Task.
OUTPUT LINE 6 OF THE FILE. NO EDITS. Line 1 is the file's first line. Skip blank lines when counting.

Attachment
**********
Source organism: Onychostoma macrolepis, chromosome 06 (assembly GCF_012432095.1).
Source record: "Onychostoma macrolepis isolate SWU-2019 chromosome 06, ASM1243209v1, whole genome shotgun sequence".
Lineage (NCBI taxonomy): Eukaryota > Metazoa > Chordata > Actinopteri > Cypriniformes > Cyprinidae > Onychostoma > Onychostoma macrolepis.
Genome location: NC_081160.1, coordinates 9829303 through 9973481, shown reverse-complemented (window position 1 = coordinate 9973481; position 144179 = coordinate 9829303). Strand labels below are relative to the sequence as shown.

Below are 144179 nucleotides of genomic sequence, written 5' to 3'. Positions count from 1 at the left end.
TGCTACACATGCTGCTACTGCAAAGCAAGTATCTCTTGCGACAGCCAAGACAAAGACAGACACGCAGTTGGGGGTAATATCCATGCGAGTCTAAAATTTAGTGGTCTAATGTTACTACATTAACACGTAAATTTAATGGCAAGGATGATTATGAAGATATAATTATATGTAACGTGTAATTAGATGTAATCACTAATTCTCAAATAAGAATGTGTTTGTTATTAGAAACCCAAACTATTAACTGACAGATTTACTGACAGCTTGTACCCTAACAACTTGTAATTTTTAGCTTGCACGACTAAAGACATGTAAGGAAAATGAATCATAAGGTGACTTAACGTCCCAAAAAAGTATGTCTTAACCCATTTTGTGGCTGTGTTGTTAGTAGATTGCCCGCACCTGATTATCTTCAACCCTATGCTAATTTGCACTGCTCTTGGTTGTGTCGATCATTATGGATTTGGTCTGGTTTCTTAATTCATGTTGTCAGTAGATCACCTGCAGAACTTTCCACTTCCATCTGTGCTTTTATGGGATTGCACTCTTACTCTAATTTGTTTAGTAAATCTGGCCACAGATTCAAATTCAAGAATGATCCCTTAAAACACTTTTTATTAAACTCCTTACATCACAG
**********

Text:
TGCTACACATGCTGCTACTGCAAAGCAAGTATCTCTTGCGACAGCCAAGACAAAGACAGACACGCAGTTGGGGGTAATATCCATGCGAGTCTAAAATTTAGTGGTCTAATGTTACTACATTAACACGTAAATTTAATGGCAAGGATGATTATGAAGATATAATTATATGTAACGTGTAATTAGATGTAATCACTAATTCTCAAATAAGAATGTGTTTGTTATTAGAAACCCAAACTATTAACTGACAGATTTACTGACAGCTTGTACCCTAACAACTTGTAATTTTTAGCTTGCACGACTAAAGACATGTAAGGAAAATGAATCATAAGGTGACTTAACGTCCCAAAAAAGTATGTCTTAACCCATTTTGTGGCTGTGTTGTTAGTAGATTGCCCGCACCTGATTATCTTCAACCCTATGCTAATTTGCACTGCTCTTGGTTGTGTCGATCATTATGGATTTGGTCTGGTTTCTTAATTCATGTTGTCAGTAGATCACCTGCAGAACTTTCCACTTCCATCTGTGCTTTTATGGGATTGCACTCTTACTCTAATTTGTTTAGTAAATCTGGCCACAGATTCAAATTCAAGAATGATCCCTTAAAACACTTTTTATTAAACTCCTTACATCACAG